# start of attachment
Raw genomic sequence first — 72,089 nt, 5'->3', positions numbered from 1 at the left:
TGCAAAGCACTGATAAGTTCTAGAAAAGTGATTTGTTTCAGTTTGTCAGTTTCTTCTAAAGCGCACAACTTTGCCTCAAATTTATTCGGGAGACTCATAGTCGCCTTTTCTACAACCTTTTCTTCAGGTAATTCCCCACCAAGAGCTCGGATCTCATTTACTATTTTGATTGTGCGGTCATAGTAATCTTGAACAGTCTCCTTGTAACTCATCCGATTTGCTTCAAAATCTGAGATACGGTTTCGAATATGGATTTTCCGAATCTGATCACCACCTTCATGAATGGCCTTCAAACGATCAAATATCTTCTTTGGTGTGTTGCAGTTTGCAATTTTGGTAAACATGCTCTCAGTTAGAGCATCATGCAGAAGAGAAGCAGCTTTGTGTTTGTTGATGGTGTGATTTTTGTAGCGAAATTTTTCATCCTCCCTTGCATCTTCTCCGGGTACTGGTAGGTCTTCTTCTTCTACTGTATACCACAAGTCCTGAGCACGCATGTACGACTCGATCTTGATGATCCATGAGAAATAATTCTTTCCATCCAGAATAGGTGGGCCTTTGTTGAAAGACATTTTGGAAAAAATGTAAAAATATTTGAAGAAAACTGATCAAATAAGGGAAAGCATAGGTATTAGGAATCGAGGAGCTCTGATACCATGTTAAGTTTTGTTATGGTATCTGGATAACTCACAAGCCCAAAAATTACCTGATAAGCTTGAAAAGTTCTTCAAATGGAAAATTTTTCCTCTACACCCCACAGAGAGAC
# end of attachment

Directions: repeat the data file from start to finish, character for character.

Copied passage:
Raw genomic sequence first — 72,089 nt, 5'->3', positions numbered from 1 at the left:
TGCAAAGCACTGATAAGTTCTAGAAAAGTGATTTGTTTCAGTTTGTCAGTTTCTTCTAAAGCGCACAACTTTGCCTCAAATTTATTCGGGAGACTCATAGTCGCCTTTTCTACAACCTTTTCTTCAGGTAATTCCCCACCAAGAGCTCGGATCTCATTTACTATTTTGATTGTGCGGTCATAGTAATCTTGAACAGTCTCCTTGTAACTCATCCGATTTGCTTCAAAATCTGAGATACGGTTTCGAATATGGATTTTCCGAATCTGATCACCACCTTCATGAATGGCCTTCAAACGATCAAATATCTTCTTTGGTGTGTTGCAGTTTGCAATTTTGGTAAACATGCTCTCAGTTAGAGCATCATGCAGAAGAGAAGCAGCTTTGTGTTTGTTGATGGTGTGATTTTTGTAGCGAAATTTTTCATCCTCCCTTGCATCTTCTCCGGGTACTGGTAGGTCTTCTTCTTCTACTGTATACCACAAGTCCTGAGCACGCATGTACGACTCGATCTTGATGATCCATGAGAAATAATTCTTTCCATCCAGAATAGGTGGGCCTTTGTTGAAAGACATTTTGGAAAAAATGTAAAAATATTTGAAGAAAACTGATCAAATAAGGGAAAGCATAGGTATTAGGAATCGAGGAGCTCTGATACCATGTTAAGTTTTGTTATGGTATCTGGATAACTCACAAGCCCAAAAATTACCTGATAAGCTTGAAAAGTTCTTCAAATGGAAAATTTTTCCTCTACACCCCACAGAGAGAC